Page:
A new fashion in the engraving of the wedding
note-paper is the first novelty of the early summer
wedding. The card is entirely discarded, and sheets
of note-paper, with the words of the invitation in
_very fine_ running script, are now universally
used, without crests or ciphers. We are glad to see
that the very respectful form of invitation, "Mr.
and Mrs. John H. Brown request the honor of your
presence," etc., is returning to fashionable favor.
It never should have gone out. Nothing is more
self-respecting than respect, and when we ask our
friends to visit us we can well afford to be
unusually courteous. The brief, curt, and not too
friendly announcement, "Mr. and Mrs. John H. Brown
request your presence," etc., etc., may well yield
to the much more elegant and formal compliment.
From high social authority in New York we have an
invitation much simpler and more cordial, also
worthy of imitation: "Mr. and Mrs. Winslow
Appleblossom request the pleasure of your company at
the wedding reception of their daughter, on Tuesday
afternoon June the sixteenth." This is without cards
or names, presuming that the latter will follow
Another very comprehensive and useful announcement
of a wedding, from a lady living out of town,
conveys, however, on one sheet of paper the desired
information of where to find the bride:
Mrs. Seth Osborne announces the marriage of her
daughter Margurite to Mr. Joseph Wendon, on
Wednesday, September the ninth,
at Bristol, Connecticut.
At Home after January first, at 758 Wood Street.
This card of announcement is a model of conciseness,
and answers the oft-repeated question, "Where shall
we go to find the married couple next winter?"In
arranging the house for the spring wedding the
florists have hit upon a new device of having only
_one_ flower in masses; so we hear of the
apple-blossom wedding, the lilac wedding, the lily
wedding, the rose wedding and the daffodil wedding,
the violet wedding, and the daisy wedding. So well
has this been carried out that at a recent daisy
wedding the bride's lace and diamond ornaments bore
the daisy pattern, and each bridesmaid received a
daisy pin with diamond centre.
This fashion of massing a single flower has its
advantages when that flower is the beautiful
feathery lilac, as ornamental as a plume; but it is
not to be commended when flowers are as somber as
the violet, which nowadays suggests funerals.
Daffodils are lovely and original, and
apple-blossoms make a hall in a Queen Anne mansion
very decorative. No one needs to be told that roses
look better for being massed, and it is a pretty
conceit for a bride to make the flower which was the
ornament of her wedding, her flower for
The passion for little girls as bridesmaids receives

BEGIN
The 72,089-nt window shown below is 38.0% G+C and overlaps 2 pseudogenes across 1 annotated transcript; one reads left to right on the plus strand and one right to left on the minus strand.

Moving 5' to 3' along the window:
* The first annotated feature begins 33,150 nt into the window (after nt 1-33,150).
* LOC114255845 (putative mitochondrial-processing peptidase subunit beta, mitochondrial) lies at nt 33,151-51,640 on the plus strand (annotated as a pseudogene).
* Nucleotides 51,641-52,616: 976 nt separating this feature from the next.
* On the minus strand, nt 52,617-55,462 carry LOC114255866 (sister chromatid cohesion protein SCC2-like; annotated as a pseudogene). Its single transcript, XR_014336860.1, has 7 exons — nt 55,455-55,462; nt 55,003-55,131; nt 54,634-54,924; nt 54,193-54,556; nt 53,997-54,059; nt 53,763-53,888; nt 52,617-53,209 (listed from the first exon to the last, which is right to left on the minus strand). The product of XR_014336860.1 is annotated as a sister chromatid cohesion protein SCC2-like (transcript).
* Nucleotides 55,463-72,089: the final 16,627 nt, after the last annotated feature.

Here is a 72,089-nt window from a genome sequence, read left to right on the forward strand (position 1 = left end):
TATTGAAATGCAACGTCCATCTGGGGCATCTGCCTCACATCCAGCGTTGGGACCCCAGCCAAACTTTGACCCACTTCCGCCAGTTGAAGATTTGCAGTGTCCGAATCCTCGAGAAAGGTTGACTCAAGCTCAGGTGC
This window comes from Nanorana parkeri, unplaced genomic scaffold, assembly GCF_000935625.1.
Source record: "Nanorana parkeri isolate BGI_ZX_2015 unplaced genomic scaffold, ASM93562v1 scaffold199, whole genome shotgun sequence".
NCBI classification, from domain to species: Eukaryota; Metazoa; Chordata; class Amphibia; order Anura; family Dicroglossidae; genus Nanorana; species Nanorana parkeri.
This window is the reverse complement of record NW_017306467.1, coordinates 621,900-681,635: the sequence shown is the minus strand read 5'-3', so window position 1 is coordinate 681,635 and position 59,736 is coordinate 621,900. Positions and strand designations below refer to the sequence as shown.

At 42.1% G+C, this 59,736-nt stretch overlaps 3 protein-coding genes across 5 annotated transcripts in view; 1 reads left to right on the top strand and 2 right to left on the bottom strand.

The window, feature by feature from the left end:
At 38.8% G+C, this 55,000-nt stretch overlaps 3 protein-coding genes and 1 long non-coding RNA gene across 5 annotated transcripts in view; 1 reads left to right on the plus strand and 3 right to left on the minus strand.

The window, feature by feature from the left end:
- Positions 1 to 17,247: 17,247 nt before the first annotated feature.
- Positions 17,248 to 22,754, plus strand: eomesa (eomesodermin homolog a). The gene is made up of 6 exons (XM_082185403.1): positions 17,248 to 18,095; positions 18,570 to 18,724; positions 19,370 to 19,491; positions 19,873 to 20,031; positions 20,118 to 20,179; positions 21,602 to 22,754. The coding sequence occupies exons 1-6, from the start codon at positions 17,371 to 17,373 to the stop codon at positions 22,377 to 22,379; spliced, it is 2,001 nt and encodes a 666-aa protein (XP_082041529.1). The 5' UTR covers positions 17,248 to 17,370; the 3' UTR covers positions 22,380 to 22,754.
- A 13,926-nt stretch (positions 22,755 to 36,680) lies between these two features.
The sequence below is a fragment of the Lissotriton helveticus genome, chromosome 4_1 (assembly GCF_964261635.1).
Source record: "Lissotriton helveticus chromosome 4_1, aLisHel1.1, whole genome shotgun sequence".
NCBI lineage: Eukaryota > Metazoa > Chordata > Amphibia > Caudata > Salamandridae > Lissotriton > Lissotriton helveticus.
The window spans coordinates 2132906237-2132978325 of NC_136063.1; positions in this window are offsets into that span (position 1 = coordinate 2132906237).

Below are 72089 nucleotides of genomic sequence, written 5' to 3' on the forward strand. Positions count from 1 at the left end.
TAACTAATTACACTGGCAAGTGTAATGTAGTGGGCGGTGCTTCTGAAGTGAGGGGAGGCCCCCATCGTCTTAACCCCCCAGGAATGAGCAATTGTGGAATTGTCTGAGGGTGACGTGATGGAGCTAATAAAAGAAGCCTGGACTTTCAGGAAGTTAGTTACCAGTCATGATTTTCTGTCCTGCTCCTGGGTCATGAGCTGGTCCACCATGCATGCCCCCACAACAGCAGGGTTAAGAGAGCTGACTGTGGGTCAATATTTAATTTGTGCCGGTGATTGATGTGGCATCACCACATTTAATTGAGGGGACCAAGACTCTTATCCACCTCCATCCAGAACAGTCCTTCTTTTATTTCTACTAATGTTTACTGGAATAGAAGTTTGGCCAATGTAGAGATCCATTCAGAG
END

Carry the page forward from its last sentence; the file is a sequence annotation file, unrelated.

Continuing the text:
much encouragement at the spring and summer
weddings. One is reminded of the children weddings
of the fifteenth century, as these darlings, wearing
Kate Greenaway hats, walk up the aisle, preceding
the bride. The young brother of the bride, a mere
boy, who, in the fatherless condition of his sister,
recently gave her away, also presented a touching
picture. It has become a fashion now to invoke youth
as well as age to give the blessings once supposed
to be alone at the beck and call of those whom Time
The bridal dresses are usually of white satin and
point lace, a preference for tulle veils being very
evident. A pin for the veil, with a diamond
ornament, and five large diamonds hanging by little
chains, makes a very fine effect, and is a novelty.
The groom at a recent wedding gave cat's-eyes set
round with diamonds to his ushers for scarf pins,
the cat's-eye being considered a very lucky stone.
The ushers and the groom wear very large
boutonnieres_ of stephanotis and gardenias, or
equally large bunches of lilies-of-the-valley, in
At one of the country weddings of the spring a piper in full Scotch
costume discoursed most eloquent music on the lawn
during the wedding ceremony. This was a compliment
to the groom, who is a captain in a Highland
regiment. A prevailing fashion for wedding presents
is to give heavy pieces of furniture, such as
sideboards, writing-tables, cabinets, and pianos.
A favorite dress for traveling is heliotrope
cashmere, with bonnet to match. For a dark bride
nothing is more becoming than dark blue tailor-made
with white vest and sailor collar. Gray cashmere
with steel passementerie has also been much in
vogue. A light gray mohair, trimmed with lace of the
same color, was also much admired.
We have mentioned the surroundings of the brides,
but have not spoken of the background. A screen hung
with white and purple lilacs formed the background